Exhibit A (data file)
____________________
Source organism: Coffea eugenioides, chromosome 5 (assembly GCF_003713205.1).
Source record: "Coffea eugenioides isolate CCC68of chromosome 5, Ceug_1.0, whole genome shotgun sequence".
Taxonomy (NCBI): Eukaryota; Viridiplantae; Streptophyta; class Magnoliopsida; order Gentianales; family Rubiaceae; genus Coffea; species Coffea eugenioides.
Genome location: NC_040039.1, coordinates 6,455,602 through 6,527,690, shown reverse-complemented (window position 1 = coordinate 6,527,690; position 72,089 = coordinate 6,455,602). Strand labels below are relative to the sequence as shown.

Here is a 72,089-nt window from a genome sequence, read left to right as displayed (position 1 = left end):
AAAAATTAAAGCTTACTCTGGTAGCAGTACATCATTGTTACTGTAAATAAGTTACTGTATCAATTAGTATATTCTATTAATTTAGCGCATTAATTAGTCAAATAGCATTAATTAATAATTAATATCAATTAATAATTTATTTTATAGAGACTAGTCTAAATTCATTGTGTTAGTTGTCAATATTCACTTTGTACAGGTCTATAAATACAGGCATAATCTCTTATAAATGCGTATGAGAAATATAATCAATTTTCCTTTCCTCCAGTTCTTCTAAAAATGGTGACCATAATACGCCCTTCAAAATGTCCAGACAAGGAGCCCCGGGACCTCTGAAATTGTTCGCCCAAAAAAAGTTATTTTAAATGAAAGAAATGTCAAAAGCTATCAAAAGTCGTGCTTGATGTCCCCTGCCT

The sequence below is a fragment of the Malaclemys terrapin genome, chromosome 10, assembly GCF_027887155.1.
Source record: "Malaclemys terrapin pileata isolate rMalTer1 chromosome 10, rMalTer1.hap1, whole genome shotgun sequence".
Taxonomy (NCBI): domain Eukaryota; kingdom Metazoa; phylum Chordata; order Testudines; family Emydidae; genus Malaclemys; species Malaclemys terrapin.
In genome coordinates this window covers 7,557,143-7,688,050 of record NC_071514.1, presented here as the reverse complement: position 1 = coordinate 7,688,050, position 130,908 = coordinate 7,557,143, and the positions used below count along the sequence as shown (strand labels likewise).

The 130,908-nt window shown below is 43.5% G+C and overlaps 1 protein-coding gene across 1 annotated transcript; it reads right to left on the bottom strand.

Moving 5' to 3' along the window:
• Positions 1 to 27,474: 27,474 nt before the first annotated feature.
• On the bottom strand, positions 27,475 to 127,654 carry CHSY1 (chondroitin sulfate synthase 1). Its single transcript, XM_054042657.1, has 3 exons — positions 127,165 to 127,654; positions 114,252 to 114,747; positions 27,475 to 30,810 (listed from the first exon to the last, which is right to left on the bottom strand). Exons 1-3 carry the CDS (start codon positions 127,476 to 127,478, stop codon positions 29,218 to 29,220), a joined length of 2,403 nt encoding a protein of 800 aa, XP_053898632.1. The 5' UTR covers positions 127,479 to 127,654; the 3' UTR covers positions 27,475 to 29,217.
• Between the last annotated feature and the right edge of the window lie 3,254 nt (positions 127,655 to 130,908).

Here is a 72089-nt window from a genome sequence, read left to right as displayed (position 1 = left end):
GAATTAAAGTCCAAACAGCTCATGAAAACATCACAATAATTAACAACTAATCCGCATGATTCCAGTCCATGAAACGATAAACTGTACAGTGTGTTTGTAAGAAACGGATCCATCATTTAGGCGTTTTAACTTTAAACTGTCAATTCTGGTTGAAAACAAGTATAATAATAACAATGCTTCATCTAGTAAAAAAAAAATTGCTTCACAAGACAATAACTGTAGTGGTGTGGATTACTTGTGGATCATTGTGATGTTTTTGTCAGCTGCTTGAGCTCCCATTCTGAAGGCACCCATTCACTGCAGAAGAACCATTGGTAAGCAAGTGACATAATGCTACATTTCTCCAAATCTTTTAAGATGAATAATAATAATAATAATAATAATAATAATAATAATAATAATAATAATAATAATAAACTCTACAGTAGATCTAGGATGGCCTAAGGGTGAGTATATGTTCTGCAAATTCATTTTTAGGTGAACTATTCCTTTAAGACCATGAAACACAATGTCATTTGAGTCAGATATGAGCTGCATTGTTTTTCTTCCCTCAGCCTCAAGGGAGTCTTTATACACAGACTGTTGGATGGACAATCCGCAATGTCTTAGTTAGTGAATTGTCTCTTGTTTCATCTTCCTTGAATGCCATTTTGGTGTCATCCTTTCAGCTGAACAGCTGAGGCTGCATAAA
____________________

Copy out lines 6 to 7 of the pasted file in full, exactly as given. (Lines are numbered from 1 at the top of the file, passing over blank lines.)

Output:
AAAAATTAAAGCTTACTCTGGTAGCAGTACATCATTGTTACTGTAAATAAGTTACTGTATCAATTAGTATATTCTATTAATTTAGCGCATTAATTAGTCAAATAGCATTAATTAATAATTAATATCAATTAATAATTTATTTTATAGAGACTAGTCTAAATTCATTGTGTTAGTTGTCAATATTCACTTTGTACAGGTCTATAAATACAGGCATAATCTCTTATAAATGCGTATGAGAAATATAATCAATTTTCCTTTCCTCCAGTTCTTCTAAAAATGGTGACCATAATACGCCCTTCAAAATGTCCAGACAAGGAGCCCCGGGACCTCTGAAATTGTTCGCCCAAAAAAAGTTATTTTAAATGAAAGAAATGTCAAAAGCTATCAAAAGTCGTGCTTGATGTCCCCTGCCT

The sequence below is a fragment of the Malaclemys terrapin genome, chromosome 10, assembly GCF_027887155.1.